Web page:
D. suggest that scientists still misunderstand jellyfish.

IELTS Aacademic Reading Test

Complete each sentence with the correct ending, A-F, below.

A. it was wrong to assume that jellyfish do not sleep.

B. certain species of jellyfish have changed their usual diet.

C. jellyfish can be observed and tracked in ways that do not injure them.

D. one particular type of jellyfish may be able to live forever.

E. there are more types of jellyfish than previously realised.

F. some jellyfish are more dangerous to humans than once thought.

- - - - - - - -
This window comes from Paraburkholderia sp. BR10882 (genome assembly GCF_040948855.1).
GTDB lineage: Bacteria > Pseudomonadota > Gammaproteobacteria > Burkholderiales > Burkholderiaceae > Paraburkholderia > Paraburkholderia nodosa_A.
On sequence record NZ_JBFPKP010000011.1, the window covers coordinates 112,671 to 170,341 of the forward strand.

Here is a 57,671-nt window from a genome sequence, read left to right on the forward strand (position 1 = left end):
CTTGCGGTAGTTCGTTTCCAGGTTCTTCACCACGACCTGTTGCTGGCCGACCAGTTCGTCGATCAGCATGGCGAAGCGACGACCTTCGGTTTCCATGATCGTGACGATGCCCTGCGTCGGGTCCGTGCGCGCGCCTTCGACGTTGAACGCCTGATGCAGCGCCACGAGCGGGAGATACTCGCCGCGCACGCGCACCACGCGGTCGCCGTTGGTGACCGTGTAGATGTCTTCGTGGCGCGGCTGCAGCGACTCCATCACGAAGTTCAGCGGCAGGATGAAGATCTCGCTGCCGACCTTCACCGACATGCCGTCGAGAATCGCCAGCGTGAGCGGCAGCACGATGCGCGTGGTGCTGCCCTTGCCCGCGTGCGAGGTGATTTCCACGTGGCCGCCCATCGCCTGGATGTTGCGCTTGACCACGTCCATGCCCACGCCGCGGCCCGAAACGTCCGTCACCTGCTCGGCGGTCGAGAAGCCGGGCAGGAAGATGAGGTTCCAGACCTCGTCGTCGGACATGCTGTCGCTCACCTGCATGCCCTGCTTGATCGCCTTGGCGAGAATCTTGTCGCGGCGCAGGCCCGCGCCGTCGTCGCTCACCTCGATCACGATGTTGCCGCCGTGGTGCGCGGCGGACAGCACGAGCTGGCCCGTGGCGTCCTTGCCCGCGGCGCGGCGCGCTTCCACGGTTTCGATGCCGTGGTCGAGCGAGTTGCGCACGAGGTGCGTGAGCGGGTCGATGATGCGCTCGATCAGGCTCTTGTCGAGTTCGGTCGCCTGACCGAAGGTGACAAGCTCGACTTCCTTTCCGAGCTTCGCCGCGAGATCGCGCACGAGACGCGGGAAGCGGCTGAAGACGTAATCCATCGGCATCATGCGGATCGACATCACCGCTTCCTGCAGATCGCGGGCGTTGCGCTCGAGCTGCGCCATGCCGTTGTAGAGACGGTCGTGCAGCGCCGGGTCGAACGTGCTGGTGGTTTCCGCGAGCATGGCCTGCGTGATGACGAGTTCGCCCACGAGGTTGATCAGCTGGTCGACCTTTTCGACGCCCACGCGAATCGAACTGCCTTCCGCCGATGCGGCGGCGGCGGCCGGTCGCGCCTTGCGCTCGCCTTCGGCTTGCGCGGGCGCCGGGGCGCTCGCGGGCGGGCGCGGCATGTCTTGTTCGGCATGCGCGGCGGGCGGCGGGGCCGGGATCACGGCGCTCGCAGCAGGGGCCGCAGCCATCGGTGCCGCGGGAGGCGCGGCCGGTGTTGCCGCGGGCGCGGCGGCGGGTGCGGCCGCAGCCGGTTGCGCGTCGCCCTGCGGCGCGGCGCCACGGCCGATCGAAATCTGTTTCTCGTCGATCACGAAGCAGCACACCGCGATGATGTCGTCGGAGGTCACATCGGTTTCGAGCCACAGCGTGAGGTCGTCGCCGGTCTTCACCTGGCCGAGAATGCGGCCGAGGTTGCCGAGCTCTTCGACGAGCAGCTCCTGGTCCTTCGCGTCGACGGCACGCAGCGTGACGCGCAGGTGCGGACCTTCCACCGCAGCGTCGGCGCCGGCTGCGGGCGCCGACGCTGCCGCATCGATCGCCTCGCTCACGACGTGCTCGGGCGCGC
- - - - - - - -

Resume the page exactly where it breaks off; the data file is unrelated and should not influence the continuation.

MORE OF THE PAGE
IELTS Aacademic Reading Test

Select the correct letter, A-F, in boxes 37-40.

37. Researchers working in Norway and the Arctic have shown that

38. The use of DNA sequencing and isotope analysis has proved that

39. Research into ‘upside-down jellyfish’ showed that

40. Following research in the Mediterranean Sea, it has been claimed that

IELTS Aacademic Reading Test


BEST IELTS Aacademic Reading Test 442

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IELTS Aacademic Reading Test

27. NO

28. YES


30. NO


32. YES

33. B

34. A

35. C

36. B

37. C

38. E

39. A

40. D

IELTS Aacademic Reading Test